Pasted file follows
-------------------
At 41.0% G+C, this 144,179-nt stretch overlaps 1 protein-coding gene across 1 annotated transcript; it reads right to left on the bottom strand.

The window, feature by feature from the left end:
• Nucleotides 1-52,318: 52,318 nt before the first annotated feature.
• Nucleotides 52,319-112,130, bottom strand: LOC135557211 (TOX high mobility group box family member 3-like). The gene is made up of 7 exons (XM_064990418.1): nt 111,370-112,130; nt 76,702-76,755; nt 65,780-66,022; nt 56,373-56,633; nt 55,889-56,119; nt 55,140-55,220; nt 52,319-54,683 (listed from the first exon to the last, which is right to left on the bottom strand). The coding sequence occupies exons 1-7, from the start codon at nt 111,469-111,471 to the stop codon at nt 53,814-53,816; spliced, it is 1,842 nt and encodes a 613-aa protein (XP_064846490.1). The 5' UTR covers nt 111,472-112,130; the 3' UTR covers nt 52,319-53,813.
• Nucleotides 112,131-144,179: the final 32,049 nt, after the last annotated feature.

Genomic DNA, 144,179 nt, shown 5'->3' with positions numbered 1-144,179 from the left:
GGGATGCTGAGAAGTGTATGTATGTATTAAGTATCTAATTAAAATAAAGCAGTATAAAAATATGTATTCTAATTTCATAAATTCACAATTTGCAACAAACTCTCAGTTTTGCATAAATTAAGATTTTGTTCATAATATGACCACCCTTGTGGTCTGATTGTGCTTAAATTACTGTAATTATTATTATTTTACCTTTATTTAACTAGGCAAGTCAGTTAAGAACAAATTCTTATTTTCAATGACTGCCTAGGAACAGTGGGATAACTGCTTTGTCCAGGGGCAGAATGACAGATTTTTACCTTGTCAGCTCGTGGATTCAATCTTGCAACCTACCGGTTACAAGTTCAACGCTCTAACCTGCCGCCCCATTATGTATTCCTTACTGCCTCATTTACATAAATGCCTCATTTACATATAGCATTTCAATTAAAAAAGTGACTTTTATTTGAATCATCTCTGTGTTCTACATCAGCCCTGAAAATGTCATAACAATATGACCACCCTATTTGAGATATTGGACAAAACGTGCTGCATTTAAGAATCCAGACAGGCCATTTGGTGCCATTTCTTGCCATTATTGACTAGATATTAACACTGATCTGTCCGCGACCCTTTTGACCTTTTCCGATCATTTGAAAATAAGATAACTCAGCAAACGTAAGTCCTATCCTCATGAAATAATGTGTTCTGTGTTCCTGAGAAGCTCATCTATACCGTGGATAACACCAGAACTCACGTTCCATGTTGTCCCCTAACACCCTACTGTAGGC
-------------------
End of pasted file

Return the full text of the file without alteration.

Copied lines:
At 41.0% G+C, this 144,179-nt stretch overlaps 1 protein-coding gene across 1 annotated transcript; it reads right to left on the bottom strand.

The window, feature by feature from the left end:
• Nucleotides 1-52,318: 52,318 nt before the first annotated feature.
• Nucleotides 52,319-112,130, bottom strand: LOC135557211 (TOX high mobility group box family member 3-like). The gene is made up of 7 exons (XM_064990418.1): nt 111,370-112,130; nt 76,702-76,755; nt 65,780-66,022; nt 56,373-56,633; nt 55,889-56,119; nt 55,140-55,220; nt 52,319-54,683 (listed from the first exon to the last, which is right to left on the bottom strand). The coding sequence occupies exons 1-7, from the start codon at nt 111,469-111,471 to the stop codon at nt 53,814-53,816; spliced, it is 1,842 nt and encodes a 613-aa protein (XP_064846490.1). The 5' UTR covers nt 111,472-112,130; the 3' UTR covers nt 52,319-53,813.
• Nucleotides 112,131-144,179: the final 32,049 nt, after the last annotated feature.

Genomic DNA, 144,179 nt, shown 5'->3' with positions numbered 1-144,179 from the left:
GGGATGCTGAGAAGTGTATGTATGTATTAAGTATCTAATTAAAATAAAGCAGTATAAAAATATGTATTCTAATTTCATAAATTCACAATTTGCAACAAACTCTCAGTTTTGCATAAATTAAGATTTTGTTCATAATATGACCACCCTTGTGGTCTGATTGTGCTTAAATTACTGTAATTATTATTATTTTACCTTTATTTAACTAGGCAAGTCAGTTAAGAACAAATTCTTATTTTCAATGACTGCCTAGGAACAGTGGGATAACTGCTTTGTCCAGGGGCAGAATGACAGATTTTTACCTTGTCAGCTCGTGGATTCAATCTTGCAACCTACCGGTTACAAGTTCAACGCTCTAACCTGCCGCCCCATTATGTATTCCTTACTGCCTCATTTACATAAATGCCTCATTTACATATAGCATTTCAATTAAAAAAGTGACTTTTATTTGAATCATCTCTGTGTTCTACATCAGCCCTGAAAATGTCATAACAATATGACCACCCTATTTGAGATATTGGACAAAACGTGCTGCATTTAAGAATCCAGACAGGCCATTTGGTGCCATTTCTTGCCATTATTGACTAGATATTAACACTGATCTGTCCGCGACCCTTTTGACCTTTTCCGATCATTTGAAAATAAGATAACTCAGCAAACGTAAGTCCTATCCTCATGAAATAATGTGTTCTGTGTTCCTGAGAAGCTCATCTATACCGTGGATAACACCAGAACTCACGTTCCATGTTGTCCCCTAACACCCTACTGTAGGC